Korea is a
heavily forested country, with 65% (6.5M hectares) of its total
area covered with forest. Despite this, Korea is not yet
self-sufficient in wood. To large extent, this is because of a
lack of mature timber. The Korean government has initiated a
forest policy which will result in a well stocked forest. As
part of this policy, and in an effort to reduce abusive
harvests, there are now restrictions on cutting that apply to
forest product companies and individuals. As a result of the new
forest policies, the total standing volume increased to 257
mill. cbm in 1984, 70 % higher than 10 years ago (152M m³).
Korean forests were badly degraded through the first half of the
20th Century, due to: logging under Japanese occupation; intense
demands for fuel wood; and war damage during the Korean
conflict. Between 1961 and 1995, however, stocked forest land
increased from 4M hectares to 6.3M hectares, as a result of a
KOREA’S FOREST DISTRIBUTION
Korean forests are classified into warm temperate,
cool-temperate, and boreal forests. Around 85% of them are
identified as cool temperate forest.
The warm temperate forests are in the south coastal region
including Jeju Island
and a number of smaller islands where the annual mean
temperature is higher than 14℃.
Broadleaved evergreen forests are common in this region, but due
to over-exploitation and forest fires, majority of natural
forests has turned into deciduous, mixed, or coniferous forests.
Dominant species include Quercus actua, Castanopsis cuspidata,
and Camelia japonica.
COOL TEMPERATE FORESTS
The cool temperate forests exist north of the warm temperate
zone up to Gangwon, Gyeonggi, and Hamgyeong provinces excluding
the mountainous highlands. The annual mean temperature ranges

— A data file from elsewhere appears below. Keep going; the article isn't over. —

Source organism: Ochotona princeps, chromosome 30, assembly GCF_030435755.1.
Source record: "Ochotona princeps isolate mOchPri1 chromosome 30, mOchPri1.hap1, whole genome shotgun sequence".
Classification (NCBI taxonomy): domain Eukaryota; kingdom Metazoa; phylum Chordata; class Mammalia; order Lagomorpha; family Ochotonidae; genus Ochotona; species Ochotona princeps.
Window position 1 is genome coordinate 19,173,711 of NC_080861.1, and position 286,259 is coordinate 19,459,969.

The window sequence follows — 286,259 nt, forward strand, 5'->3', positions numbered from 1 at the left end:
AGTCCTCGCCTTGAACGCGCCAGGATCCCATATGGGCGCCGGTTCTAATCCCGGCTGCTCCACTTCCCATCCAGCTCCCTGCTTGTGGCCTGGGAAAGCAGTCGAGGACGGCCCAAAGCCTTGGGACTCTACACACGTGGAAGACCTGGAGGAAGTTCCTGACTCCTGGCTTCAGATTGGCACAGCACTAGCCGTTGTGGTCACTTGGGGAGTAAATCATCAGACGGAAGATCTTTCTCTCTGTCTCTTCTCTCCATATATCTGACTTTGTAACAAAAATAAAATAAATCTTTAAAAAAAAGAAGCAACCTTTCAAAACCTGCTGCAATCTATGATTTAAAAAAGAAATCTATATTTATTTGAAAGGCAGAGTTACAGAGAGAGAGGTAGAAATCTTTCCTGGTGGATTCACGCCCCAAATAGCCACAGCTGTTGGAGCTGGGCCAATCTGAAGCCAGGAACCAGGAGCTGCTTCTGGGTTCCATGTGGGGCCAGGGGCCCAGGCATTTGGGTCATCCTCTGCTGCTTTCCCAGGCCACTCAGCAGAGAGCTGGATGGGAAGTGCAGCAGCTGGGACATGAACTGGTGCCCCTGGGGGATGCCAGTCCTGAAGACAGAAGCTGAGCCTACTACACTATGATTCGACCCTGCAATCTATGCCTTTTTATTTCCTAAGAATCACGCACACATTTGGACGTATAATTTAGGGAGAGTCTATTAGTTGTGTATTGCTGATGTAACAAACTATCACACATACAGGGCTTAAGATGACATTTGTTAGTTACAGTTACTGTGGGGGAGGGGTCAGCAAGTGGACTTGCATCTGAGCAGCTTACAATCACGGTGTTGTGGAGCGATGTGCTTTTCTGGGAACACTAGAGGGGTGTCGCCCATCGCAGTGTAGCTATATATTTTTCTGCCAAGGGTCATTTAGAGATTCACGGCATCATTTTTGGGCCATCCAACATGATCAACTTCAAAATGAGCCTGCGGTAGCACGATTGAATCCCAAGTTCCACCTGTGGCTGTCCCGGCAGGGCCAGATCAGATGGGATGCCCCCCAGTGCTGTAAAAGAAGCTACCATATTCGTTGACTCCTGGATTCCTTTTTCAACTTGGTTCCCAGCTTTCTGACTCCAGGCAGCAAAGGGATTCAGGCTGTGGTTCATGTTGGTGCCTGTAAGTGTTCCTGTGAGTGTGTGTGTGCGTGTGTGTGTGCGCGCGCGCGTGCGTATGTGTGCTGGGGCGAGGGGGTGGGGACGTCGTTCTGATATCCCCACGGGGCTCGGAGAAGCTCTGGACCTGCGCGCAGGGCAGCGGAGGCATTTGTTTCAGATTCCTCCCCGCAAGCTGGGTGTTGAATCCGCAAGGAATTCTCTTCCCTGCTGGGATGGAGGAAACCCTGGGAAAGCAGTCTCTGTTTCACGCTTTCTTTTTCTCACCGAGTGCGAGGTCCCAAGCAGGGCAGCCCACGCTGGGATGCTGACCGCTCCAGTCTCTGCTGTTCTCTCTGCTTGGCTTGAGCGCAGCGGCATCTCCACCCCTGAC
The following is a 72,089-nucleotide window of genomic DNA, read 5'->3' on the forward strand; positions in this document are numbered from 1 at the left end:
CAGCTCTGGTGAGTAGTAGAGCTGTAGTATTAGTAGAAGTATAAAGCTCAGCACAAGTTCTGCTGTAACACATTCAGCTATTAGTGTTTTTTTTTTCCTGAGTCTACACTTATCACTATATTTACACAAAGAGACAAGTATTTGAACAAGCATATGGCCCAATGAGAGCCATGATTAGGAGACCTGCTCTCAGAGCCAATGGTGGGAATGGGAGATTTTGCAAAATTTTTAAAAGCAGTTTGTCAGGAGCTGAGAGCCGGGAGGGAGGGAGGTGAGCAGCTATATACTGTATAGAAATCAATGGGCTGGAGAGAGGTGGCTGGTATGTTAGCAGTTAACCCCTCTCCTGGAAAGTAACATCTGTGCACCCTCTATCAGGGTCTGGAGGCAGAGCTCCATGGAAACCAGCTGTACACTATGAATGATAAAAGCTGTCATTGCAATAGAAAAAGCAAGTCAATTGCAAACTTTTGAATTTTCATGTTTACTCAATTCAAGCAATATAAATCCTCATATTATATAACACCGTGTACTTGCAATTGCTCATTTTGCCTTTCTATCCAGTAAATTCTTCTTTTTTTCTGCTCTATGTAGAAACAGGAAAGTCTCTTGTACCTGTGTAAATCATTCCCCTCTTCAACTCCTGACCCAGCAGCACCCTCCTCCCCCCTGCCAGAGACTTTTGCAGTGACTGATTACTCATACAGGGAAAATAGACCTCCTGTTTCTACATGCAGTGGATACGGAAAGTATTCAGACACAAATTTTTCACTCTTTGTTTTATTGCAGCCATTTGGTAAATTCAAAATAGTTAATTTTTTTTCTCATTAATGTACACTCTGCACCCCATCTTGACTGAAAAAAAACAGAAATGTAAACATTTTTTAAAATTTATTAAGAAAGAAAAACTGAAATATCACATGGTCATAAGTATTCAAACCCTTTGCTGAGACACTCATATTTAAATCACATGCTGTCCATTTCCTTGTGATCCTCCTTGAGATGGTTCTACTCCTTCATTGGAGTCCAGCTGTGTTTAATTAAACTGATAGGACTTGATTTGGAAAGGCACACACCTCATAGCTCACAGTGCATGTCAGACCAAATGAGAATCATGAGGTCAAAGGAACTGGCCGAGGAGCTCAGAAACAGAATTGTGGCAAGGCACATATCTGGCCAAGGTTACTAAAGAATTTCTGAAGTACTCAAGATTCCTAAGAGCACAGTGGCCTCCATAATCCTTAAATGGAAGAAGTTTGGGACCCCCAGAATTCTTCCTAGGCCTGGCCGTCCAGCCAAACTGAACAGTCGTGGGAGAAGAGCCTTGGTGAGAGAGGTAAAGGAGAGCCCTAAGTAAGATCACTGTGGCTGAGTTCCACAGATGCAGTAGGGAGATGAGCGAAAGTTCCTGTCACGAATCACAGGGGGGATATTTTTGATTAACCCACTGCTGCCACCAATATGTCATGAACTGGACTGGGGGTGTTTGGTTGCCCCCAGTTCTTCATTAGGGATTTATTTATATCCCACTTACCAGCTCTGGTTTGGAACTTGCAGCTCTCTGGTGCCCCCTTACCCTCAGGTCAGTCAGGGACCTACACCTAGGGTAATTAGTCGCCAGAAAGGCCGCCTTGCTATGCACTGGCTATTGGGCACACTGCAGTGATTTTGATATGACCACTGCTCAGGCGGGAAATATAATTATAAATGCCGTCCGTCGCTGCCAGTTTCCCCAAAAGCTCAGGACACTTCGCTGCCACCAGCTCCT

Broadleaved deciduous trees are predominant in the area,
however, most of them are destroyed by agricultural activities
leaving only pines forests. Main species are Quercus spp.,
Zelkova spp., Fraxinus spp., Pinus densiflora and P. koraiensis.
Sub-boreal forests cover the northern end of the Korean
peninsula and some high mountainous area where the annual mean
temperature is 5℃
and lower. Most of the forests indigenous to this region were
coniferous, however they were vastly destroyed by
over-exploitation and fires. Currently, mixed forests are
widespread in this region and dominant species include Abies spp.,
Picea spp., Larix spp., Juglans mandshurica, and Betula
The goal of
the current silvicultural treatments that are being applied is
the logical and efficient management of Korea's
forest resource. As part of this objective, the government has
realized the importance of mechanization in forest practice and
has initiated forest road construction in most regions.
Ownership of the forest is divided into two types: national
forest, and other. National forest is mainly controlled by
government organizations and institutes (such as the Forestry
Administration) This area represents 1.4M ha, or 21.4% of the
total forest area. Other forest ownership can be also separated
into two groups by owner: public or private. Between these two
types, the majority is private (71.0%). Regardless of forest
type all management of forests in mountainous regions are
controlled by government policy.